A Delicate Balancing Act Between The AMNRL And USARL

First off let me say this. I don’t have a horse in this race.

I wrote last month about The Split Between The AMNRL and USARL. I can honestly see both sides of the argument. I don’t think the USARL has been formed out of greed, and I do believe the AMNRL has the best interests of the overall game in the United States at heart.

In short, I just think these two sides have different perspectives on how success for the game in the United States should be achieved.

Now today there has been an announcement that players from the break away USARL competition will be eligible to play for the national team, the USA Tomahawks on the proviso that that those players register with the AMNRL or one of the AMNRL’s clubs.

The important part statement reads:

“To give you some insight into player eligibility for the USA Tomahawks, it will be an obligation for all players to be registered with the AMNRL as a member of the league and/or affiliated with a club for the 2011 season. This player registration process is available to everyone.”

Now I asked David Niu directly via Twitter today “Are USARL players eligible for the international side”. His response to me was “I never said anyone was ineligible”.

That’s pretty straight forward.

Now the statement that was released by the AMNRL, I can see how it can be taken negatively. With a split like this, both sides have to be cautious and have their guard up about any interaction they have with one another.

However, soon after the AMNRL’s announcement one of the more powerful clubs in the game in America and a USARL member, the Philadelphia Fight released this statement on their facebook page:

“The Fight support any of our players who are selected to play for the USA Tomahawks. If there a way for players to register and play for the Fight AND also register with the AMNRL to be eligible for the National Team we support this. We would read any “contract” before our players sign, and if it does not restrict their ability to play for the Fight, they can be registered to both leagues and play for the USA.”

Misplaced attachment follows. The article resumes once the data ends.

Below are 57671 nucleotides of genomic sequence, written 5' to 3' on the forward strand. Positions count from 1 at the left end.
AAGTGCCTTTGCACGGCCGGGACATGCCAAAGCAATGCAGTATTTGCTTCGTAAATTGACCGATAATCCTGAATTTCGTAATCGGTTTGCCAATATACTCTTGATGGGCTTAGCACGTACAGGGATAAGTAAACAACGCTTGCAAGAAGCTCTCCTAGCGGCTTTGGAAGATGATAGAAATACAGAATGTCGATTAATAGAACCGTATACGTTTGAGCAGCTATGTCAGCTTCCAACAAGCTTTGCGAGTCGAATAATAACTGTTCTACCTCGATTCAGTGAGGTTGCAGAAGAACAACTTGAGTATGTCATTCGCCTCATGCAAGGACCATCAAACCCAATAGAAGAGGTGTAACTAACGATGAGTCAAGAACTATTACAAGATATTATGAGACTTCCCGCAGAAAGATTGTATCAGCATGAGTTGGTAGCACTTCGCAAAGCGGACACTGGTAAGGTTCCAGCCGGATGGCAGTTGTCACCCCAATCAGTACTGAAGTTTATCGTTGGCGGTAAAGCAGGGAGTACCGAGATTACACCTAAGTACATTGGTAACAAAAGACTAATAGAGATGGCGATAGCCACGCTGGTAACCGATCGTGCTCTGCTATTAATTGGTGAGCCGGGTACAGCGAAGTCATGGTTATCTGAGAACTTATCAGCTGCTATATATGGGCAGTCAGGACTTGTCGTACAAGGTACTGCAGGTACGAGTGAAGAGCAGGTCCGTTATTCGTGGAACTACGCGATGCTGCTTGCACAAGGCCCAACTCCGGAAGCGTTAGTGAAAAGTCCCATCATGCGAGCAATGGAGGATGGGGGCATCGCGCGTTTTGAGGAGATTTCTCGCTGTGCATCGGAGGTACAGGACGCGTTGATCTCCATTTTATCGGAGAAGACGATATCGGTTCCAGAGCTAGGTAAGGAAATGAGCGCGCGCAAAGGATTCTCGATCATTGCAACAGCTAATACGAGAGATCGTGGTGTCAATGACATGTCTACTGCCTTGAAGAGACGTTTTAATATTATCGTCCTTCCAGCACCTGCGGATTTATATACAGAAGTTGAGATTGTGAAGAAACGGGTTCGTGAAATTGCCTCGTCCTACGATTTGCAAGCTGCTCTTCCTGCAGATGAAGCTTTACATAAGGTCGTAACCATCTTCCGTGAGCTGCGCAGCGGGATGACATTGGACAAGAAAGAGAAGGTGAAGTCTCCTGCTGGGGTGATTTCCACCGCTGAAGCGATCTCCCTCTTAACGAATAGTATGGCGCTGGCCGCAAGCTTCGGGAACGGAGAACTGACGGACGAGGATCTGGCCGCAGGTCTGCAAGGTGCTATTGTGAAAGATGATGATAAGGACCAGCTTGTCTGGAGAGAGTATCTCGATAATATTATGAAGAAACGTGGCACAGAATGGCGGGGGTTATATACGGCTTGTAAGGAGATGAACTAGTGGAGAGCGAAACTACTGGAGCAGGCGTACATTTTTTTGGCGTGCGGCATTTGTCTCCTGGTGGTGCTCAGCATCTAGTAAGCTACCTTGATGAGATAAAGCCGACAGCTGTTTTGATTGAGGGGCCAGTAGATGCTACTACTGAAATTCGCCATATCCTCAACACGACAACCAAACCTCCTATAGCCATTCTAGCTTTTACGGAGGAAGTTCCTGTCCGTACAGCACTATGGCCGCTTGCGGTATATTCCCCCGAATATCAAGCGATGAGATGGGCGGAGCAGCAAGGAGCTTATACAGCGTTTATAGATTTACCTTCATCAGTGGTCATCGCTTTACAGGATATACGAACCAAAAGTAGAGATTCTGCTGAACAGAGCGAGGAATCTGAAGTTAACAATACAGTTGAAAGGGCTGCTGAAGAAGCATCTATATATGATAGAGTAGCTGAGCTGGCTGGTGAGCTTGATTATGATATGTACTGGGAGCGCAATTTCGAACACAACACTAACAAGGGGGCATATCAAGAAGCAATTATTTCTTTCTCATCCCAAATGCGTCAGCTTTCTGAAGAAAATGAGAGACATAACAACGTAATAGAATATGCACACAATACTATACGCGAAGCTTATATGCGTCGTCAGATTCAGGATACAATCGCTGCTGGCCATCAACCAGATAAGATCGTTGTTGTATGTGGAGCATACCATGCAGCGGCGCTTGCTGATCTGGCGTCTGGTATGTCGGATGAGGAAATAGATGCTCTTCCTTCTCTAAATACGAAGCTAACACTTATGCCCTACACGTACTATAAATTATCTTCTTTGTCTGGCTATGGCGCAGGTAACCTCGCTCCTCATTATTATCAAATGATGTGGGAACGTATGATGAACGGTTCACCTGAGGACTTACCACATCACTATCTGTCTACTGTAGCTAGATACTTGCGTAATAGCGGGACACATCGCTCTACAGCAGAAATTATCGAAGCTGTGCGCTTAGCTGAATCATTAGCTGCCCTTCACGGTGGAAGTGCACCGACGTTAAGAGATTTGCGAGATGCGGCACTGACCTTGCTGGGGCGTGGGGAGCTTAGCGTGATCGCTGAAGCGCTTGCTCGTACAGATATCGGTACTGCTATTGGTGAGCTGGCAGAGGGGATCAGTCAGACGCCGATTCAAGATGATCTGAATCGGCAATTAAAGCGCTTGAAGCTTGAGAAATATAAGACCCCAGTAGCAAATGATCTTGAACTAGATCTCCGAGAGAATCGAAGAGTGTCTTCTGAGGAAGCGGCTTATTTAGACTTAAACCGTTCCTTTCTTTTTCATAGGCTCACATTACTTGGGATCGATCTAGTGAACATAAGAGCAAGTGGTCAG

I can understand why players need to be registered with the AMNRL to compete for the national team. Its common sense really. I also think its a pretty big concession by the AMNRL to open up eligibility to players from the rival USARL.

If you think back to the Super League split in Australia, the establishment, the ARL, refused to select players that had signed up to the break away Super League competition during the 1995 State Of Origin series and the end of year World Cup.

So this is a concession made by the AMNRL and I think its good to see both sides agree that as long as everything’s above board, the United States Tomahawks national side is off limits in the struggle between the two factions of the game.

So why has the AMNRL made such a big concession by allowing players from the rival competition to play for the Tomahawks?

The AMNRL would be within their rights to exclude USARL players. It would heavily weaken the national team, but they could still do it if they wanted. The AMNRL is the officially sanctioned governing body of the game in the United States as far as the IRLF goes. That means they control the national team and they will be the ones providing the United States representation in the World Cup qualifiers.

To put everything aside and allow everyone to be eligible I think is something the AMNRL should be commended for. Also, for the USARL clubs to be willing to release players to the national side, even though it is controlled by the rival organization, it shows that they too have an eye on doing whats best for the greater good of the game overall.

I think David Niu knows how important it is to qualify for the 2013 World Cup. The game in the United States has got momentum, hell, 10 years ago there wouldn’t have been enough to have the game split over there!

If the United States can qualify (And I think the IRLF created a qualification group that assures this) it would be a massive boost for the game over there as it looks to establish itself as a viable semi professional option for Rugby League players around the world.

The boost the game would get out of a trip to the World Cup outweighs the competition right now between the AMNRL and USARL…and both sides seem to agree on that point at least.

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